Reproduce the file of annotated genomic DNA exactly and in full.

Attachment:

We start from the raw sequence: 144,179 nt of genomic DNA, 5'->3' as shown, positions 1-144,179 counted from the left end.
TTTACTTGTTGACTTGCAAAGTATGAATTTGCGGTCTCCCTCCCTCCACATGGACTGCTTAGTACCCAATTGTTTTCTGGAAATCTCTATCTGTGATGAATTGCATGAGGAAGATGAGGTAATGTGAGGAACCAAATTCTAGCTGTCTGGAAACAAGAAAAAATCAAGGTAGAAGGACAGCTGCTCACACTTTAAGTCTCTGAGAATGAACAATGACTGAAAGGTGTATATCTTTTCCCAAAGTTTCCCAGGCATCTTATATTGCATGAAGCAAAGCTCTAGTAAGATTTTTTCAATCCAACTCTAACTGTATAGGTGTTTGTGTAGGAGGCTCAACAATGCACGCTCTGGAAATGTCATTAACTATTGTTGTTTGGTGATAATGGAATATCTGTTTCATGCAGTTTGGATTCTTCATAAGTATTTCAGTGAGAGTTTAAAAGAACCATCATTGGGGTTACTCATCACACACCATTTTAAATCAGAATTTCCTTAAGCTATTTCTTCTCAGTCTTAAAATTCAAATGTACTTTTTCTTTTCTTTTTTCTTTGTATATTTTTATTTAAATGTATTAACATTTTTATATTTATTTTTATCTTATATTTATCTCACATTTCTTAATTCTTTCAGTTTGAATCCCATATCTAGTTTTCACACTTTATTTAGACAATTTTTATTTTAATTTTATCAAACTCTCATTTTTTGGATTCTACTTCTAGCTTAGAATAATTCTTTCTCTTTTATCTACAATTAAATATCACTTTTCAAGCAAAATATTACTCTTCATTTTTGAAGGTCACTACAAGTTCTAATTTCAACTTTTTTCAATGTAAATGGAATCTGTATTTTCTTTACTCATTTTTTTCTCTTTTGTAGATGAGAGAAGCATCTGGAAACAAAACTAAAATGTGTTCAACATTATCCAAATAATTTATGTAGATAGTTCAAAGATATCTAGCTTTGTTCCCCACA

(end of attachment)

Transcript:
We start from the raw sequence: 144,179 nt of genomic DNA, 5'->3' as shown, positions 1-144,179 counted from the left end.
TTTACTTGTTGACTTGCAAAGTATGAATTTGCGGTCTCCCTCCCTCCACATGGACTGCTTAGTACCCAATTGTTTTCTGGAAATCTCTATCTGTGATGAATTGCATGAGGAAGATGAGGTAATGTGAGGAACCAAATTCTAGCTGTCTGGAAACAAGAAAAAATCAAGGTAGAAGGACAGCTGCTCACACTTTAAGTCTCTGAGAATGAACAATGACTGAAAGGTGTATATCTTTTCCCAAAGTTTCCCAGGCATCTTATATTGCATGAAGCAAAGCTCTAGTAAGATTTTTTCAATCCAACTCTAACTGTATAGGTGTTTGTGTAGGAGGCTCAACAATGCACGCTCTGGAAATGTCATTAACTATTGTTGTTTGGTGATAATGGAATATCTGTTTCATGCAGTTTGGATTCTTCATAAGTATTTCAGTGAGAGTTTAAAAGAACCATCATTGGGGTTACTCATCACACACCATTTTAAATCAGAATTTCCTTAAGCTATTTCTTCTCAGTCTTAAAATTCAAATGTACTTTTTCTTTTCTTTTTTCTTTGTATATTTTTATTTAAATGTATTAACATTTTTATATTTATTTTTATCTTATATTTATCTCACATTTCTTAATTCTTTCAGTTTGAATCCCATATCTAGTTTTCACACTTTATTTAGACAATTTTTATTTTAATTTTATCAAACTCTCATTTTTTGGATTCTACTTCTAGCTTAGAATAATTCTTTCTCTTTTATCTACAATTAAATATCACTTTTCAAGCAAAATATTACTCTTCATTTTTGAAGGTCACTACAAGTTCTAATTTCAACTTTTTTCAATGTAAATGGAATCTGTATTTTCTTTACTCATTTTTTTCTCTTTTGTAGATGAGAGAAGCATCTGGAAACAAAACTAAAATGTGTTCAACATTATCCAAATAATTTATGTAGATAGTTCAAAGATATCTAGCTTTGTTCCCCACA